Aggregates levy mooted to boost recycling of construction wastes

For the second time in three years, a report for the Department of the Environment (DoE) has come out in favour of a levy on primary aggregates to boost the use of recycled materials. The new report on the management of demolition and construction waste also proposes a recovery target, and recommends that developers be required to seek official approval for their waste management proposals.1

In 1991, the DoE published a consultant's report into options for reducing demand for primary aggregates and stimulating the use of secondary and recycled materials (ENDS Report 199, pp 19-20). However, it chose to ignore the report's recommendation for a levy on primary materials.

Last April, the DoE produced new planning guidance on minerals extraction which set a target for increasing the use of secondary aggregates from 32 million tonnes in 1992 to 55 million tonnes by 2006 (ENDS Report 231, pp 40-41 ). The aggregates industry was asked to come up with proposals to meet the target.

The latest report for the DoE, by Howard Humphreys & Partners, looks at the options for boosting recycling of demolition and construction wastes. It too has concluded that a subsidy for recycled materials or a levy on primary aggregates may well be needed to overcome barriers to recycling. These include the low prices of primary material which make much existing recycling a "financially marginal" operation, and also developers' concerns - "however ill-founded" - about potential liabilities arising from the use of secondary materials.

The UK produces an estimated 70 million tonnes of demolition and construction wastes each year. At present, the report estimates, only 2.8 million tonnes (4%) undergoes high-level processing to produce secondary aggregate. A further 29% goes to low-level uses on or near the site of arising.

Some 5.0 million tonnes of waste goes to unlicensed disposal, which includes use of soils on farms and an unknown amount of illegal dumping.

A survey of waste regulation authorities suggested that 42 million tonnes (60%) of the waste arisings go to landfill each year, at typical disposal costs of only £1-2 per tonne. Half of the material is used in "landfill engineering", which includes haul and access roads, construction of cells and waste cover - though the latter use will be discouraged by forthcoming guidance on landfill practices (ENDS Report 238, pp 29-31 ). The report differs from the DoE's minerals planning guidance in classing this form of use in landfills as "recycling".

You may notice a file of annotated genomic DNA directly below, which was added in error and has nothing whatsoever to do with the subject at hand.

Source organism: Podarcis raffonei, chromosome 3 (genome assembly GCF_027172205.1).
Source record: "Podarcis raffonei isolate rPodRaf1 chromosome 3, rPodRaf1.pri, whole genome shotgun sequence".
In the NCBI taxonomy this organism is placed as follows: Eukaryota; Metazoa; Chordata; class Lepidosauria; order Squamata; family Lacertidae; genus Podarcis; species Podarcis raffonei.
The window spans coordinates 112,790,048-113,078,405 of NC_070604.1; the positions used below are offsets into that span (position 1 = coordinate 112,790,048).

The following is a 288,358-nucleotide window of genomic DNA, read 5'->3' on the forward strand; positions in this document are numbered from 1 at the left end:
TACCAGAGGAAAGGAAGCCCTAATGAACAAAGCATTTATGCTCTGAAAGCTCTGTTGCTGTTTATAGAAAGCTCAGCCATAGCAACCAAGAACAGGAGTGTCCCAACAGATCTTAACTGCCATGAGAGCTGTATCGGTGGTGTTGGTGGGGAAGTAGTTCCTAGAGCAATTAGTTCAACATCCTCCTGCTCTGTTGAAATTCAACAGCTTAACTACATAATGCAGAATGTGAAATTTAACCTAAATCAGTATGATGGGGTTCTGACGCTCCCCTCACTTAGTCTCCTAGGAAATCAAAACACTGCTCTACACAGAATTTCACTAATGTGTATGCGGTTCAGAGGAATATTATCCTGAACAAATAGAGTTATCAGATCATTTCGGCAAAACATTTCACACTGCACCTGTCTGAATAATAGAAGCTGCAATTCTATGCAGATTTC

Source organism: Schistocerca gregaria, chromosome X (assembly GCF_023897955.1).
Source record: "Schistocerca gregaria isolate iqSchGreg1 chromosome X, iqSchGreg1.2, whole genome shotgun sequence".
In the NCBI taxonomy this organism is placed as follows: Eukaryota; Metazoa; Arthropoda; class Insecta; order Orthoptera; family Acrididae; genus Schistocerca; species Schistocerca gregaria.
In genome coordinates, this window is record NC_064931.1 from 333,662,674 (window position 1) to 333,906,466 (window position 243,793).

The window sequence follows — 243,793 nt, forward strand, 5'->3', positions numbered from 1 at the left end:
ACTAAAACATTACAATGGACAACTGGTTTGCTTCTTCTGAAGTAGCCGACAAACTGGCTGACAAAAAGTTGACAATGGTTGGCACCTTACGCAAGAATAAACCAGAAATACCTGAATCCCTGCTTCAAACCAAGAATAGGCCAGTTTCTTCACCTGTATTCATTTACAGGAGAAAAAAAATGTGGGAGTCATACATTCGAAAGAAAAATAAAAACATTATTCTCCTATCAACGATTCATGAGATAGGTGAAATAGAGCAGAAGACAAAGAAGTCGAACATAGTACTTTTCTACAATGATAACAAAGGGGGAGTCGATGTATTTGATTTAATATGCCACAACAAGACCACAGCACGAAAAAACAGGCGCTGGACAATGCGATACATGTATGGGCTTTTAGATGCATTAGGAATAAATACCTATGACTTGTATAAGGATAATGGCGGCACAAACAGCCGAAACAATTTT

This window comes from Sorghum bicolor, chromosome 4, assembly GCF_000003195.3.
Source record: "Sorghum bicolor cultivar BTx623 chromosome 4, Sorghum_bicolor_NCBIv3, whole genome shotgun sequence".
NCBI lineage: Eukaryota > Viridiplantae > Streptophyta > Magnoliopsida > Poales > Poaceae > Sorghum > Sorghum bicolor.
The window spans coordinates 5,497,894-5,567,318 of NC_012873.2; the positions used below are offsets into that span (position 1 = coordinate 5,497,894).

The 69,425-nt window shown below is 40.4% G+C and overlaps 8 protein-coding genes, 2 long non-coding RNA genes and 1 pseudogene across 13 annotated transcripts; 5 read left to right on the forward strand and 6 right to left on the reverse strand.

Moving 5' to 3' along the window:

Material going to landfill includes an estimated 8.0 million tonnes per year of brick and concrete. Of this, 2-4 million tonnes is clean and could readily be recycled. The remaining 4-6 million tonnes could be recycled if it was treated to separate the components - or, more effectively, segregated at source. Some 19 million tonnes of soil, 7 million tonnes of sand and gravel and 2 million tonnes of bituminous materials also go to landfill and "may have potential for recycling".

Overall, the report warns that "additional quantities which can be diverted from landfill must not be over-estimated". However, it recommends a target of 75% "recycling" by 2005, representing an increase of 8.7 million tonnes per year. It also calls for the amount of graded secondary aggregate produced from demolition and construction wastes to be doubled to 5.0 million tonnes.

The report suggests strongly that financial intervention will be needed to meet these targets. A detailed consideration of the options was outside the study's remit. However, the report points out that a subsidy on secondary aggregates or a levy on demolition would run into problems of definition and administration - and the latter option would increase the cost of recycled material.

The Government recently announced plans for a landfill levy (ENDS Report 238, pp 3-4 ), which, the report says, will make recycling more attractive. The construction industry is expected to lobby for exemption from the levy on the grounds that much of its waste is inert. The report also says that even with a levy, landfill operators will continue to have a considerable need for construction wastes - and, it asserts, may reduce prices or even pay to take them.

Overall, the report stops just short of recommending a levy on primary aggregates. But it points out that Denmark already has such a levy as part of an "impressive" commitment to recycling which includes restrictions on landfilling of construction wastes.

The report recommends the adoption of another Danish initiative - a requirement to notify demolition, or applications for development to be accompanied by a suitable plan for managing the projected waste arisings. This, it says, could help to encourage segregation of wastes at source.

Further encouragement for recyclers could come from greater allowance in waste plans for new facilities - some 20 of which would be needed to meet its target. The report urges planning authorities to give a more sympathetic hearing to applications for recycling projects.

Finally, the report says the European standards for aggregates and a general move from "recipe" to "performance" based standards should help recycling. In the meantime, it offers a draft code of practice to the demolition industry.

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